Manchin’s motives were easier to analyze than Sinema’s. He clearly sees that the break with the National Democrats will benefit him in his home state, which has gone to Donald Trump by almost 40 points in 2020. He also responds to energy interests in his home state (the easings of federal pipeline regulations will help a shale gas pipeline project between West Virginia and Virginia moving forward). Moreover, he was relatively clear about what he was and was not willing to consider as part of a Democratic spending bill and insisted that such a program not contribute to the deficit or to inflation.
Sinema may be trying to disguise John McCain’s overhyped ‘maverick’ persona as a way to retain her Senate seat, though it seems unlikely she’ll survive a primary when she runs for a re-election in 2024. Nobody really has an idea. what she wants and she has largely refused to participate in negotiations on Build Back Better, occasionally stepping out of the peanut gallery with a new set of demands. She is particularly insistent that any spending bills do not raise taxes on the wealthy. (The Reducing Inflation Act raises the minimum corporate tax rate to 15%, closes the deferred interest loophole, and provides more funds for Internal Revenue Service enforcement, but does not contain no direct tax increases on the wealthy.)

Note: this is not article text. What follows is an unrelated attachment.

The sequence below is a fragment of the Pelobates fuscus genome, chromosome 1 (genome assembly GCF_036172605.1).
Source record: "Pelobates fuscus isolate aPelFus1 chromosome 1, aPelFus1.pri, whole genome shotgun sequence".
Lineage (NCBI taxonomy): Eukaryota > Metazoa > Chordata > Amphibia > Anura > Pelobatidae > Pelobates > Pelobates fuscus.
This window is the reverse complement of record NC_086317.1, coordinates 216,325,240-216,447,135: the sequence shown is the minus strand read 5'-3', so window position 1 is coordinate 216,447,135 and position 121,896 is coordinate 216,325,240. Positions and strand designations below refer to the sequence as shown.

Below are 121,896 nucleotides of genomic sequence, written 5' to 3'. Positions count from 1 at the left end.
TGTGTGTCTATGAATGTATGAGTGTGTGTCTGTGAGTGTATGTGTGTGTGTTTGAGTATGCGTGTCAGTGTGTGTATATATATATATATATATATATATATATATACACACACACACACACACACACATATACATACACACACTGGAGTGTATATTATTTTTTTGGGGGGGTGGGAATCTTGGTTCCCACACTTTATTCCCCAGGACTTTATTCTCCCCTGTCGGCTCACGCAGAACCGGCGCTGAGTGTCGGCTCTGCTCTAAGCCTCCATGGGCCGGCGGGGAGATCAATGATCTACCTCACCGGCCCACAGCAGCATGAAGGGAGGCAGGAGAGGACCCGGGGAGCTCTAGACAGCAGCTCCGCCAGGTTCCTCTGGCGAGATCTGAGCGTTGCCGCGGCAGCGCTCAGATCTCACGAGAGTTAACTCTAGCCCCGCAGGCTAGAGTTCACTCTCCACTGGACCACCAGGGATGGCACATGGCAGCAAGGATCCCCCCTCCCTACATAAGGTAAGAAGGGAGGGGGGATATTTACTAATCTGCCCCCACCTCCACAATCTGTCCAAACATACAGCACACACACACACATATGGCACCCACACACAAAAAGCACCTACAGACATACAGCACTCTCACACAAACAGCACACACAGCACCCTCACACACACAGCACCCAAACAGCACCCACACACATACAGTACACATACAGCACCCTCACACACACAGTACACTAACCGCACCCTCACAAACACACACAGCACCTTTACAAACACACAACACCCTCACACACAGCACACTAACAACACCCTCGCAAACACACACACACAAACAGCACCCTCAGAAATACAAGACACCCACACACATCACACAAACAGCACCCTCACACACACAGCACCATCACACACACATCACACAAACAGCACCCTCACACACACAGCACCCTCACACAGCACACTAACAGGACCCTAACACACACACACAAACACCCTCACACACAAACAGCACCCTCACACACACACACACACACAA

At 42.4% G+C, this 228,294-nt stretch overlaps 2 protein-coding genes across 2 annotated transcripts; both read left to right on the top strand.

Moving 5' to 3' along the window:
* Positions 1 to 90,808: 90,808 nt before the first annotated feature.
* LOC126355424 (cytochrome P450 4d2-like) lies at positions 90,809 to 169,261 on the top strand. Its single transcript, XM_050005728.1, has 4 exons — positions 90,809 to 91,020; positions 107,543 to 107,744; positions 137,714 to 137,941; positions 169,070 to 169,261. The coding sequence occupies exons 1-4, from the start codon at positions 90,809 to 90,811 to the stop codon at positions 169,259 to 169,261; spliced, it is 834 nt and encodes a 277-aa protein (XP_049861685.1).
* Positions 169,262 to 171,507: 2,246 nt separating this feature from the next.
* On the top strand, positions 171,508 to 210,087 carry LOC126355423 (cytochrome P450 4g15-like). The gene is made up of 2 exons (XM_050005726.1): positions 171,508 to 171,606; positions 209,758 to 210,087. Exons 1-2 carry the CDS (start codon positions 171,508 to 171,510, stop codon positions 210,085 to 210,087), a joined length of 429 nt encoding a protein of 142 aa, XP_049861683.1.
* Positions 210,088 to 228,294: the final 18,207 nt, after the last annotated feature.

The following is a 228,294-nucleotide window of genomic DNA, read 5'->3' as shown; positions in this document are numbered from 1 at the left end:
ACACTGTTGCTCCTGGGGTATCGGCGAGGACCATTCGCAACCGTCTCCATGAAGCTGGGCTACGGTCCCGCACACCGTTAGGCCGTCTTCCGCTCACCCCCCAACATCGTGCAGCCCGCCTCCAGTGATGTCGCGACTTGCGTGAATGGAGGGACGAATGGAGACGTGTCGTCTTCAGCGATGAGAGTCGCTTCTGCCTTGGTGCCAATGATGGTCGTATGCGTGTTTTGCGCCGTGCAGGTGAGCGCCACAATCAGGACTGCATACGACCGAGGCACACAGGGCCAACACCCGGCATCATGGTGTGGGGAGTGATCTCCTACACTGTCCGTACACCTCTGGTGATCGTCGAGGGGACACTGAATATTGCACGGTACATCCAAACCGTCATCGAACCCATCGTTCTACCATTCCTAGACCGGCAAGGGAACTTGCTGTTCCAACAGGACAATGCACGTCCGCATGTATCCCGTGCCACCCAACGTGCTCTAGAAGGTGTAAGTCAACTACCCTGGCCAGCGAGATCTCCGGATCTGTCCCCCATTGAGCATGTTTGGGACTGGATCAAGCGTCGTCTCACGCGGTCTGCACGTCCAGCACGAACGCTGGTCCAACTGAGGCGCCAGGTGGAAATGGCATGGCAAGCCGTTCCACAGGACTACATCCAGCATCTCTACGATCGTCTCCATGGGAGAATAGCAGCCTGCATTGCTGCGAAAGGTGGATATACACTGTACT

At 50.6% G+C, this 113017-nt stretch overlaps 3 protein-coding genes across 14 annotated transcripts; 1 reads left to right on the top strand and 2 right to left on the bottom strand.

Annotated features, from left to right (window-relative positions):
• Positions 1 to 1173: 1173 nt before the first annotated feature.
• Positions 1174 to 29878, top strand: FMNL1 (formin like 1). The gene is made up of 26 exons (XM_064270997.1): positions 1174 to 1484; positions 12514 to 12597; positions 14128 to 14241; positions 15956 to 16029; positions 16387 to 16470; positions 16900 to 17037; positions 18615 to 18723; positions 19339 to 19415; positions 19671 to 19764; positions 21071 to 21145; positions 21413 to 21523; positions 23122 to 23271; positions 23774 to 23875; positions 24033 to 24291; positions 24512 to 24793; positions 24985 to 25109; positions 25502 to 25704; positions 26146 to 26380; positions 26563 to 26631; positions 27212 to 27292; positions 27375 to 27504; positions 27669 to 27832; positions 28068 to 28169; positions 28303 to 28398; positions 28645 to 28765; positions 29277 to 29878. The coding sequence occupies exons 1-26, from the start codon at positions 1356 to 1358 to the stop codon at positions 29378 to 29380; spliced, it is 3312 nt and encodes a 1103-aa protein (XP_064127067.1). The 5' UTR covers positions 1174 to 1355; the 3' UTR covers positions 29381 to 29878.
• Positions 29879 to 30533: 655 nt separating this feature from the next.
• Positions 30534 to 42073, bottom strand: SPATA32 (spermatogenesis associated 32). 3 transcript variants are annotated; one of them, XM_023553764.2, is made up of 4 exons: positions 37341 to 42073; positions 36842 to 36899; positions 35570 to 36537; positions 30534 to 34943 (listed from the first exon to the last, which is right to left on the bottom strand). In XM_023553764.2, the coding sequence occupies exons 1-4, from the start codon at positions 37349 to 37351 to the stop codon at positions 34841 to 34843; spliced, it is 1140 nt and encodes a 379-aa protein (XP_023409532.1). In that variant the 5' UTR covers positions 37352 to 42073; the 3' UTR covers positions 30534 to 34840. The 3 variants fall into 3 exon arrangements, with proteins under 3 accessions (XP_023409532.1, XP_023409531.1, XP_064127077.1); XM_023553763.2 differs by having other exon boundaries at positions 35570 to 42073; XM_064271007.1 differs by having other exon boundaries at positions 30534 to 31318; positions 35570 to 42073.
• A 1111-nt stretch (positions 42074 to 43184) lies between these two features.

According The New Republic‘s Grace Segers, Manchin says he didn’t tell Sinema about the Cut Inflation Act, but “hopes she would be receptive”. “We didn’t raise taxes, so she should be happy with that,” he added.